Pitch season, though thrilling and hopeful, is also known to some as rejection season. As popular programs like #AMM and #PitchWars gain momentum, helping unknown newbie authors get their names out there, the likelihood of rejection increases.
And getting rejected from one is more likely than being selected. I’m not trying to be a downer, honestly. I think of myself as a cautiously optimistic person. Sometimes the cautious part overpowers the optimistic part, but when you’ve been in this business for as long as I have, you tend to guard your heart.
Let’s be honest, rejection is an ugly word. If it had a shape it would be a knife, because it cuts us to our souls and shreds our dreams.
But #rejection is just another (possibly necessary) step in your publishing story, and it only holds as much power as we allow it. How many writers have piles of rejections either printed or in a folder hidden in the dark corner of their email? *Raises Hand* I started writing for publication in 2008. My first book came out in 2020. That is twelve years of rejections, piled high, so high it almost toppled over and crushed me beneath its weight.
When they say you can’t control anything in publishing outside of your own writing, it’s true, but there is one other thing we can control- our perseverance. Rejection is painful, it pounds on our confidence, but it is also a sign of hard work. You created something out of nothing, you stood up to the doubts and fears and said “I can do this! I will prevail!” Okay, that’s a bit cheesy, but I think a certain amount of cheese is healthy when it comes to dealing with rejection.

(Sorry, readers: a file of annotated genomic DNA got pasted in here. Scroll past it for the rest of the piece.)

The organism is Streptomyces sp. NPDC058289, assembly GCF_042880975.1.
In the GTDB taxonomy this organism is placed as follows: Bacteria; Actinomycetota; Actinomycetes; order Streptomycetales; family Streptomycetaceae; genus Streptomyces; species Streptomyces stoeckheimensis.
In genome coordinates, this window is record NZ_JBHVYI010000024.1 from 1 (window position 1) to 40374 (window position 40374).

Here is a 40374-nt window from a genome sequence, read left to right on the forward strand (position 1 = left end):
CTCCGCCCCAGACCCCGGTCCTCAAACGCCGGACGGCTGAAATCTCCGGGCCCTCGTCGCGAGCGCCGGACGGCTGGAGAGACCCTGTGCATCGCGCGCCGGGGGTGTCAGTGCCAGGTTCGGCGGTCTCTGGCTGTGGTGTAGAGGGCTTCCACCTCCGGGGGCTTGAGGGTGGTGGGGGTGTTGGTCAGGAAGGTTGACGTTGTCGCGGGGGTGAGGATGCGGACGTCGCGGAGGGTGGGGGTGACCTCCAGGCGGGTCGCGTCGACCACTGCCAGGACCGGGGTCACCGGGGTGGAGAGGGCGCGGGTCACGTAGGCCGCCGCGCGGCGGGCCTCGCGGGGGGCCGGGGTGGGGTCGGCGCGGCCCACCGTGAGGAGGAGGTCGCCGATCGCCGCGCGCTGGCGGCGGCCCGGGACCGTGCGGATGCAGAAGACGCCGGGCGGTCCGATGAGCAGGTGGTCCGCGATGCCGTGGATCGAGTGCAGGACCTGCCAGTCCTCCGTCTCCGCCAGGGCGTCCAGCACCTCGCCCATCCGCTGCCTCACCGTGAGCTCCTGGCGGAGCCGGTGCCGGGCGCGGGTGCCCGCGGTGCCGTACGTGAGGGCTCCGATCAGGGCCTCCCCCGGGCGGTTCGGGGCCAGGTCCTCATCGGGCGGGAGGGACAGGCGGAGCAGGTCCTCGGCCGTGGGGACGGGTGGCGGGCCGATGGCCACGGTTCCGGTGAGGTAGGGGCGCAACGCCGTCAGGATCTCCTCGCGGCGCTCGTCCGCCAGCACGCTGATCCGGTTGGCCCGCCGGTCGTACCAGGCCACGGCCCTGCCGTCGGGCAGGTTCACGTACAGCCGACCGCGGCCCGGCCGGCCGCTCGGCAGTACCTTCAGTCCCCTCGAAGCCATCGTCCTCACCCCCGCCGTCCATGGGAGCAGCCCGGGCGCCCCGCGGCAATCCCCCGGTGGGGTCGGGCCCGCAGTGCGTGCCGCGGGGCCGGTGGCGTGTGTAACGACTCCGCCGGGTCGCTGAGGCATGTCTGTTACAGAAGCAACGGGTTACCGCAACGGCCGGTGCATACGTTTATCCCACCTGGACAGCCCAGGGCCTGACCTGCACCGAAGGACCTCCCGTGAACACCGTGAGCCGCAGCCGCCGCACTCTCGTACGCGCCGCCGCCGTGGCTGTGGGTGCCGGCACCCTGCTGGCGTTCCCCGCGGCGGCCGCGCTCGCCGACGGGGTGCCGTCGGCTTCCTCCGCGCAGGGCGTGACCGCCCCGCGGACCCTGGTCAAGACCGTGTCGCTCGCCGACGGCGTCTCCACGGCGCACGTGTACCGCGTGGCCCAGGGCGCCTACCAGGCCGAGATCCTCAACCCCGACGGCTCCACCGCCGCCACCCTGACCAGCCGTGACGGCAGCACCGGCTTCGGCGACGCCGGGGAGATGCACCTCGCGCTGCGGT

Not only am I familiar with rejection in the querying arena, but I also tried my hand at contests. I applied for Pitch Wars twice. I got in once in 2014, back when Pitch Wars was still a baby contest, as an alternate (I don’t think alternates are a thing anymore). I also got into the Sun Vs. Snow hosted by Amy Trueblood and Michelle Hauck. I was ecstatic. Even more so when I got requests! I was FINALLY getting somewhere, things were happening! Those requests, however, turned into, you guessed it, rejections!
I’m not telling you all of this to rain on your parade, or discourage you. I’m sharing this with you so you know there is more than one way to make it into this business.
I did end up selling the book that got me into Pitch Wars. Four years after the fact. I landed an amazing agent while querying AFTER I had signed my first book deal. I’m still here. Don’t let anyone tell you writing is the only thing you can control. You can master your own fate by sticking around. Sadly, many authors that I began navigating this career with are no longer around. Am I more talented than them? I don’t think so. Am I more worthy? Hell no. The only difference between me and them? I stuck it out. I didn’t let the rejection steam roll over me.
Another positive from trying to make your dreams come true? Friendships!
I have met some of my favorite writing people by being rejected. You will make connections in this community that you might have otherwise missed out on if you didn’t try. These friends will lift you up during the worst moments and cheer you on as you succeed.
So, please remember, that no matter what happens, whether you get into the contest or not, whether you get requests or not, rejection is just another step. And perseverance is your friend- that is what is going to help distinguish you from the rest of the pack. Also, take time to savor every victory. You deserve it.
Prerna Pickett believes in magic, fairy tales, and unicorns. Writing was always her dream job and now she gets to live the dream. When Prerna isn’t writing, she can usually be found daydreaming about writing, or at the library helping her five kids choose books.
If You Only Knew is her debut novel and is published with Swoon Reads/ Macmillan. You can find Prerna on Instagram: @watchprernawrite, Twitter: @prernapickett, or her website: prernapickett.com
Buy If You Only Knew: https://www.fiercereads.com/books/if-you-only-knew/